Maine linebacker Deshawn Stevens transferred to West Virginia to play this fall. Ronald Gillis photo

Often when Deshawn Stevens crosses the border from his native Canada to the United States, he crosses in Quebec. The last time Stevens left his hometown Toronto to come to America, he crossed the border at Buffalo, New York. He wasn’t going to Orono, Maine this time. Stevens was heading to Morgantown, West Virginia.

Stevens, arguably the best linebacker to ever play football for the University of Maine, is using the extra year of eligibility the NCAA granted athletes who lost time to the COVID-19 pandemic to play his final season of college football at West Virginia University.

As good as Maine’s Football Championship Subdivision conference, the Colonial Athletic Association, is — and it’s quite good — it’s a step up in competition to the Big Twelve, the league in which the 6-foot-2, 255-pound Stevens will now test himself. It’s more than a step up. It’s a steep climb followed by a leap across a chasm. Stevens said he’s ready for the challenge. Stevens is betting on himself.

“How could I say no? I mean, how could I say no? I have high standards for myself,” Stevens said in a phone interview Wednesday afternoon as he explored Morgantown. “You aspire to play at the highest level possible. You watch the games, you watch the excitement, you watch the huge crowds. You want to do that yourself.”

Maine will miss Stevens, but he had nothing left to prove here. On the field, Stevens’ time in Orono was brief, but it was dominant.

He redshirted his first season at Maine, and cracked the starting lineup late in the 2017 season. As a sophomore in 2018, he emerged as one of the best defenders on a strong Black Bear defense, with 120 tackles, 17 tackles for a loss and nine sacks. Stevens was a foundational reason Maine reached the FCS semifinals that season. He entered 2019 regarded as one of the best linebackers in the nation at the FCS level.


“I showed them what I was capable of, then I backed it up,” Stevens said.

The universe has a way of mocking expectations. In the first half of Maine’s first game in 2019, Stevens ruptured his right Achilles tendon. His season was over after five tackles. His return was interrupted by a pandemic. The fall 2020 season was scuttled. When the Black Bears finally got to play a truncated four-game season this spring, Stevens led the team with 36 tackles.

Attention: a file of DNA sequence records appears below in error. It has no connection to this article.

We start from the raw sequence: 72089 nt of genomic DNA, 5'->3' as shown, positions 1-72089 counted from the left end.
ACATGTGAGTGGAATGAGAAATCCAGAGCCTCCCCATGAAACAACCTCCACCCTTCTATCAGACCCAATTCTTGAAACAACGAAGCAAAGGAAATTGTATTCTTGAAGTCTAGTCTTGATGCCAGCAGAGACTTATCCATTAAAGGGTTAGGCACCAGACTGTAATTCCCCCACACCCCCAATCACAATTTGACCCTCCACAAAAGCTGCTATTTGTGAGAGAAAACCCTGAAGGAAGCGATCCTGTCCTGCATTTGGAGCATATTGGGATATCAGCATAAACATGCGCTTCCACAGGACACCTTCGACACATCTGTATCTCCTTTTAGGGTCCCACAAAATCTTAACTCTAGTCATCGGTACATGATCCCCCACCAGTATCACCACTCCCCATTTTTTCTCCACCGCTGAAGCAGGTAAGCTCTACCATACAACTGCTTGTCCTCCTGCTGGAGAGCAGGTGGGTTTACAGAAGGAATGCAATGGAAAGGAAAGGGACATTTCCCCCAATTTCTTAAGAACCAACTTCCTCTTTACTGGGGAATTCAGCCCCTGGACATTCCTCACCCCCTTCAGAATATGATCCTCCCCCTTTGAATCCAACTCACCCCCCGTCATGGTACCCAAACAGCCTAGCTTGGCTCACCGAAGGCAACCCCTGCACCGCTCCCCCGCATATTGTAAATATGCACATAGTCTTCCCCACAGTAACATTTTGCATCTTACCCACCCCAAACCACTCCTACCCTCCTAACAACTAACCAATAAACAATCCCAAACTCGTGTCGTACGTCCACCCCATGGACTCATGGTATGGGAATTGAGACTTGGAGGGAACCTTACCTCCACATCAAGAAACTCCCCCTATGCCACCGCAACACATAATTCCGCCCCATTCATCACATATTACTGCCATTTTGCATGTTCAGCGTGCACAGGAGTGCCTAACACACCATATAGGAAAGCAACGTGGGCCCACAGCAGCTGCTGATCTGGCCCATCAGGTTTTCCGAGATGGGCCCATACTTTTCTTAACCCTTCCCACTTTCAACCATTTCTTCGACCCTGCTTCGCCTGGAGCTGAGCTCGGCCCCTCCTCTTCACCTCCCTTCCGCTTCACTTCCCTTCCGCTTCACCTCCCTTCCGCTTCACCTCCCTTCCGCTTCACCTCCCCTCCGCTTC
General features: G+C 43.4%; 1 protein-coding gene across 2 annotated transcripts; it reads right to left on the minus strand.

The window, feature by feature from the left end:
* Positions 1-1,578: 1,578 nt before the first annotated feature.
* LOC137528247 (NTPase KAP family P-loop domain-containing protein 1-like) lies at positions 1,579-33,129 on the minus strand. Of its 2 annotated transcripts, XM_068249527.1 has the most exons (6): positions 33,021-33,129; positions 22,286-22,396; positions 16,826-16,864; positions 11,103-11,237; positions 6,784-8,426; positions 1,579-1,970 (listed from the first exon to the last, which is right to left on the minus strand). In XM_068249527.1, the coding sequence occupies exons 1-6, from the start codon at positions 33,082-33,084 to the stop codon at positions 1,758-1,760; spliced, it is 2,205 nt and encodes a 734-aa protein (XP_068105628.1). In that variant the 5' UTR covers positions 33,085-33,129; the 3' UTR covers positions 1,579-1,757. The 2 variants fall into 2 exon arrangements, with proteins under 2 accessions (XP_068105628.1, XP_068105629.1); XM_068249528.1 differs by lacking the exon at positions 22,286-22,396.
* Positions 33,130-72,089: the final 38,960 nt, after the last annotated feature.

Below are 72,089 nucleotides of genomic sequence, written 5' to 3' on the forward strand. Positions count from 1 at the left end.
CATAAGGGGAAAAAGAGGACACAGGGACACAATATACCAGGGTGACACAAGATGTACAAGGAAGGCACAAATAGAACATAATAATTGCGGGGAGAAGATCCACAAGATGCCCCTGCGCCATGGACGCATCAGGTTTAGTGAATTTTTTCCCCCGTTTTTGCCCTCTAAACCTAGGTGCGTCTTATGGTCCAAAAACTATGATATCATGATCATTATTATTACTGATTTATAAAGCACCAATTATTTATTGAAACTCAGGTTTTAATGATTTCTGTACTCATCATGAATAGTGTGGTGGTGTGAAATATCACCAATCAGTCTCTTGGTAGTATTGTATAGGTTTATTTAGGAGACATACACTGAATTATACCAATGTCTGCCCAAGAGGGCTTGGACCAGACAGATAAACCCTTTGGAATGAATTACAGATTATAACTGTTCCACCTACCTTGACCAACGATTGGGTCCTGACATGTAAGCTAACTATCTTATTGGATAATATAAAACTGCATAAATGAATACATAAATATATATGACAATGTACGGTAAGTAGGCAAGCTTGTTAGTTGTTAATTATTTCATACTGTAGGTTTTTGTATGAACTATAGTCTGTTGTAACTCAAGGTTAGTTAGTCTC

“My Achilles wasn’t really on my mind. I keep getting better and keep getting stronger,” Stevens said.

The move from Maine to the Mountaineers has been in the works since May, Stevens said. Alonzo Addae, a senior safety at West Virginia, a former rival of Stevens in the CAA at New Hampshire, brought Stevens to the attention of Mountaineer coaches. Stevens and Addae are both from Toronto and were teammates on the Canadian national team. It took some time for West Virginia to make sure Stevens’ paperwork was in order, and he was able to announce the move on his social media feeds June 28.

While the US-Canada border is still closed to non-essential travel, Stevens has been able to cross with his student visa. His visa to attend West Virginia was approved last week.

Stevens had options. In April, he was the sixth overall pick in the CFL draft, by the Ottawa Redblacks (former Maine offensive lineman Liam Dobson went third overall to the Winnipeg Blue Bombers). Addae was Ottawa’s second round pick, so the friends may have a future as teammates beyond this season at West Virginia. The CFL isn’t the ultimate goal, though, not even for two Canadian guys. The NFL is the prize, and that’s why Stevens is now a Mountaineer.


The Redblacks know this, too. Ottawa retains the rights to Stevens whenever he’s ready to join them, and the team has been supportive, he said. Professional football is in Stevens’ future in some form. He goes to West Virginia knowing he has that in his back pocket.

Stevens’ time at Maine was a time of growth. He saw teammate Darius Minor die, and saw family members die. He played linebacker as well as any Black Bear has, and returned from a devastating injury. He’ll cheer on the Black Bears from Morgantown.

“I hope I imparted my knowledge and wisdom on them,” Stevens said.

Stevens will not be easy to replace, on or off the field. Maine fans should keep their eyes on the Black Bears, but they also should keep an eye on West Virginia, where Stevens will look to apply what made him great in the CAA to the Big Twelve.

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